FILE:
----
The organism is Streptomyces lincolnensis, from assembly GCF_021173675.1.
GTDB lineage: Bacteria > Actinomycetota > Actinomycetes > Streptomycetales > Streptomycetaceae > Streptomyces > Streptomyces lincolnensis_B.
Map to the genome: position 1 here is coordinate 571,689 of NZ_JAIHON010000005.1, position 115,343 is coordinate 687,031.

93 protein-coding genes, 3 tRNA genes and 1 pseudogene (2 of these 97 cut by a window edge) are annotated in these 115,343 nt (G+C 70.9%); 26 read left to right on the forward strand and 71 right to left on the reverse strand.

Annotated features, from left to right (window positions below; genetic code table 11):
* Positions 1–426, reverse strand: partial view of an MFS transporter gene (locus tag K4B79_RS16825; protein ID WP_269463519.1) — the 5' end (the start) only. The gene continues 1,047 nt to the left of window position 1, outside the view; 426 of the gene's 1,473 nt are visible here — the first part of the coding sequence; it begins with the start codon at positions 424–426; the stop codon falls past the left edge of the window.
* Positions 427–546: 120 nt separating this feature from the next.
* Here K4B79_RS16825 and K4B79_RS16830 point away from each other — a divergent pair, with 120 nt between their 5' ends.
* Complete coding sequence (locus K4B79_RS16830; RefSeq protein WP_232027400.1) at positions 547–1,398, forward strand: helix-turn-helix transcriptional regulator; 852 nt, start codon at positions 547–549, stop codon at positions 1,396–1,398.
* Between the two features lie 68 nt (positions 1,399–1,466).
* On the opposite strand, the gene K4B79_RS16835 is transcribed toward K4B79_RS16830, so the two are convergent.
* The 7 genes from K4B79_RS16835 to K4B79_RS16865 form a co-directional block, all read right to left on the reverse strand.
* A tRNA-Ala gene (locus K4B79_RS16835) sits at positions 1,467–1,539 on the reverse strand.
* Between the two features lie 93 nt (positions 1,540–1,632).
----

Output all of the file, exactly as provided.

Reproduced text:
The organism is Streptomyces lincolnensis, from assembly GCF_021173675.1.
GTDB lineage: Bacteria > Actinomycetota > Actinomycetes > Streptomycetales > Streptomycetaceae > Streptomyces > Streptomyces lincolnensis_B.
Map to the genome: position 1 here is coordinate 571,689 of NZ_JAIHON010000005.1, position 115,343 is coordinate 687,031.

93 protein-coding genes, 3 tRNA genes and 1 pseudogene (2 of these 97 cut by a window edge) are annotated in these 115,343 nt (G+C 70.9%); 26 read left to right on the forward strand and 71 right to left on the reverse strand.

Annotated features, from left to right (window positions below; genetic code table 11):
* Positions 1–426, reverse strand: partial view of an MFS transporter gene (locus tag K4B79_RS16825; protein ID WP_269463519.1) — the 5' end (the start) only. The gene continues 1,047 nt to the left of window position 1, outside the view; 426 of the gene's 1,473 nt are visible here — the first part of the coding sequence; it begins with the start codon at positions 424–426; the stop codon falls past the left edge of the window.
* Positions 427–546: 120 nt separating this feature from the next.
* Here K4B79_RS16825 and K4B79_RS16830 point away from each other — a divergent pair, with 120 nt between their 5' ends.
* Complete coding sequence (locus K4B79_RS16830; RefSeq protein WP_232027400.1) at positions 547–1,398, forward strand: helix-turn-helix transcriptional regulator; 852 nt, start codon at positions 547–549, stop codon at positions 1,396–1,398.
* Between the two features lie 68 nt (positions 1,399–1,466).
* On the opposite strand, the gene K4B79_RS16835 is transcribed toward K4B79_RS16830, so the two are convergent.
* The 7 genes from K4B79_RS16835 to K4B79_RS16865 form a co-directional block, all read right to left on the reverse strand.
* A tRNA-Ala gene (locus K4B79_RS16835) sits at positions 1,467–1,539 on the reverse strand.
* Between the two features lie 93 nt (positions 1,540–1,632).